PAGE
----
Temporary position: 2-6 years Sometimes will do two (or even three) before finding permanent position (e.g. faculty, lab scientist) Salary typically about 2x greater than graduate stipend Often asked to do research tasks faculty can’t do because of teaching responsibilities: Live at remote experimental facility Travel to different labs for experiments “Visibility” or “becoming known” to other members of the field is a big part of this stage Should include high-profile talks at conferences, leadership positions Forms basis for “next step” in career

13 Faculty Position Teaching and research performed at university
Balance between teaching and research determined by type of institution (see next slide) Timeline Assistant Professor: Initially hired for limited term contract: either 6 years or 3 years + 3 years (with renewal decision in between) After 6 years: tenure decision Establish national research reputation + sufficient to excellent teaching: given permanent position: Associate Professor Fail to do so: contract not renewed—dismissed from university Full Professor: Establish international research reputation Service to the university Typically after ~6 years as associate professor

14 Faculty Position Research University Liberal-Arts School
Postdoc required Spend ≥ ½ time on research Teach 1 course per semester Supervise graduate students Teaching assistants to help with grading, help sessions etc. Postdoc optional Research often “on your own time” or limited to summers Teach ≥2 courses per semester Only work with undergraduates Limited access to teaching assistants

15 Job Prospects Frankly, challenging to get academic job Numbers:
Physics Ph.D.’s graduated per year in US: 1554 (2009) Number of Physics faculty retirements per year (2006-8): 378 Number of Physics faculty openings per year in US: 705 (2008) Number of new Physics faculty hires per year: 563 (2007) Openings in field can vary significantly depending on circumstances Example: plunge in HEP openings when SSC canceled May not have luxury of being picky about where in country (or world) you seek employment Will need a back-up plan Luckily, physics is good training for lots of things…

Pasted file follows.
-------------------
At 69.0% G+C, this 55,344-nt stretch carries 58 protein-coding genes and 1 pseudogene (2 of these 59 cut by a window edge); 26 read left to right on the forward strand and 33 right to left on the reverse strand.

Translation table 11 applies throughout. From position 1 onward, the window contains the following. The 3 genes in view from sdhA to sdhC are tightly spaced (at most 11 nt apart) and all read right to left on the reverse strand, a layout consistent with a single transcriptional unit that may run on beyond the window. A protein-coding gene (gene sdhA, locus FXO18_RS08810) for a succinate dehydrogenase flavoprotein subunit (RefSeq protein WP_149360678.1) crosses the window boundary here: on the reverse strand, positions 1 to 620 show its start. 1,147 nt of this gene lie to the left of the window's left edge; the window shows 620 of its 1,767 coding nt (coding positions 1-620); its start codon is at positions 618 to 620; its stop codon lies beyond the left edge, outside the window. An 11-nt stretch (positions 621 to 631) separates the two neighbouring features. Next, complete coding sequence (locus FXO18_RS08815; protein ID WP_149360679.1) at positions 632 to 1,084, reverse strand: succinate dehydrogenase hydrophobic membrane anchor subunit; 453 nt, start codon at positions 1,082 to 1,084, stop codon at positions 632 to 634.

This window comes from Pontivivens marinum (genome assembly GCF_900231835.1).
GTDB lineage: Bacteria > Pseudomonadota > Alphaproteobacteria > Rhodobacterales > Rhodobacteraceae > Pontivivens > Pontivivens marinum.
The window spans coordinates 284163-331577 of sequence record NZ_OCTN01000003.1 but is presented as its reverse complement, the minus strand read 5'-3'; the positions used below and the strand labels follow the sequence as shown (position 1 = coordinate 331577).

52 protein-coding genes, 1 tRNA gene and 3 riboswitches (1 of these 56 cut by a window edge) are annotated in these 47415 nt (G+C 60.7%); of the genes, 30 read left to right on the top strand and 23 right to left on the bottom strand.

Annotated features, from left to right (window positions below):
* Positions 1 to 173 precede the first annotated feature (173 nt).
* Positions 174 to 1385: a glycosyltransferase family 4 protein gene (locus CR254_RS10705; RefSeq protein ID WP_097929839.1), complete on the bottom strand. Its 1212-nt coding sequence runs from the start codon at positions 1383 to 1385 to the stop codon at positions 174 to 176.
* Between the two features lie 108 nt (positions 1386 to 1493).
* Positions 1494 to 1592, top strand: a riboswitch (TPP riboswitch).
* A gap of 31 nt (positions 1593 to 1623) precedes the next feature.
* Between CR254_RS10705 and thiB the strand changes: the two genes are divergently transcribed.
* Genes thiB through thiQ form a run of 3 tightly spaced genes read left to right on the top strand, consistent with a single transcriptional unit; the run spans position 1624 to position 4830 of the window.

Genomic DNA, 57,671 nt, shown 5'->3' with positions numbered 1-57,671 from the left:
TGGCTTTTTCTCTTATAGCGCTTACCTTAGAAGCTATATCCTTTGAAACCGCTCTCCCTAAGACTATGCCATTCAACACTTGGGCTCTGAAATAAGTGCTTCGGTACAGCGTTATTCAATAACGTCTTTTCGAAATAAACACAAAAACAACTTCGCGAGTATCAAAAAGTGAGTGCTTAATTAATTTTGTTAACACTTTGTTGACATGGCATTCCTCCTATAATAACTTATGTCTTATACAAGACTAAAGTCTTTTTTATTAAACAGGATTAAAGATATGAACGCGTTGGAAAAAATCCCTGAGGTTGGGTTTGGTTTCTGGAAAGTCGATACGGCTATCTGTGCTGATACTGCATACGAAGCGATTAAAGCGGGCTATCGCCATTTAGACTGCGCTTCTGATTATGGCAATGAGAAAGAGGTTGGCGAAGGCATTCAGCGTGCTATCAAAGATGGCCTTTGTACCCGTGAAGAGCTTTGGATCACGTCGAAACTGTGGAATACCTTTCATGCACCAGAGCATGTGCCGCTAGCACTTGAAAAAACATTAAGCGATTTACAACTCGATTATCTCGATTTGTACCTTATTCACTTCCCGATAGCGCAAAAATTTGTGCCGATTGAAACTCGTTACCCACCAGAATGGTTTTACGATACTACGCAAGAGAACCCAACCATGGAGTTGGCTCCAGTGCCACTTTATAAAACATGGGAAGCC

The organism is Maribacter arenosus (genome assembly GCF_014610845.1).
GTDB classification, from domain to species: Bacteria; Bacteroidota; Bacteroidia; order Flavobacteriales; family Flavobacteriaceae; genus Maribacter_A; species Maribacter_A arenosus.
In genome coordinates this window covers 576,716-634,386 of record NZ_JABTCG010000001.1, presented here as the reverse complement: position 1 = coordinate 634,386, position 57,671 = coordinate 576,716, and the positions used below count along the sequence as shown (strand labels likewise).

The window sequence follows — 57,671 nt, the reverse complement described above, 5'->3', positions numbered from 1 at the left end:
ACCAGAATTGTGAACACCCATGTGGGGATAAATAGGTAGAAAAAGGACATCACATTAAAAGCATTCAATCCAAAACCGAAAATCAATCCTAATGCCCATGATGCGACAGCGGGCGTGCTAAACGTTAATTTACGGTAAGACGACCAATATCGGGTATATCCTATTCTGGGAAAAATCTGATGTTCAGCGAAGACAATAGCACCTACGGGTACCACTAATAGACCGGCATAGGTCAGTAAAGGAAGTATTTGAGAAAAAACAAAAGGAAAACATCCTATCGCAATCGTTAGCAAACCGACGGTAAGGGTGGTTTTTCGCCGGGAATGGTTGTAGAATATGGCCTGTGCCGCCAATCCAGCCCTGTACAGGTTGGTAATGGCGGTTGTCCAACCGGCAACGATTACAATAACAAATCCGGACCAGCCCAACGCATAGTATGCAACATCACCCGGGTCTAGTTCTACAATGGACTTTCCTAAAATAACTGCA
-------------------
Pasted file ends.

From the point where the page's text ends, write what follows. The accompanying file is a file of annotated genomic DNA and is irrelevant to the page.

16 Another Perspective If you want a teaching and research position at a top university (like ND), cannot apply for any faculty openingonly opening in your specific field Take (as example) my field (experimental high energy physics) Over last few years: ~ 15 faculty offers made per year in US HEP experiment Compare to NFL draft: Div 1 players: 224 players / year (32 in first round) NBA draft: 4800 Div 1 players: 60 players / year (30 in first round) Getting a faculty position at a research university is not easy You can do it, but be prepared for the challenge Work hard! Have a backup plan

17 Timeline for a Faculty Position
Graduate School: 4-6 years Postdoc: 2-6 years Assistant Professor (before tenure): 6 years Total: years from undergrad You will “finish” the process at age (assuming you graduate from college at age 22), where “finish” just means “tenure” Be prepared to be significantly “behind” your peers who go into private sector in terms of career advancement Be aware that part of the way through the process, you may not be able to move to next level (e.g. unable to find faculty position after 6 years of postdoc) Being aware of this timeline is key to avoid disappointment

18 Benefits of Academic Career
Absolutely best job in the whole world! Job responsibilities include: Plumbing the depths of the universe to wrest away its secrets Interacting with and guiding brightest young minds US has to offer Communicating your enthusiasm and excitement regarding physics to the world at large Other benefits Complete freedom regarding research path (and largely teaching too) No one keeping track of hours, activities, etc. Flexible schedule outside academic school year Discounts on football tickets, tuition, bookstore, etc. You will love your job and never be bored for rest of your life (many profs work past retirement age and then become professor emeritus: still have office and do research but no teaching/service—and of course, you’re retired…)

19 Cautions about an Academic Career
Constant need to self-fund Research is paid for by grants you write No productivity = no grant money = no research So, being your own boss means that you work all of the time Career/Family balance can be tricky Many competing responsibilities An academic department is a cooperative Committees have to do work or nothing functions Teaching: very important but time-consuming All of this takes time away from research Sort of like being an undergraduate again Too many things to do in too little time Priority/time management, triage techniques, efficiency become key Exhilarating, but Exhausting!

20 Questions? The end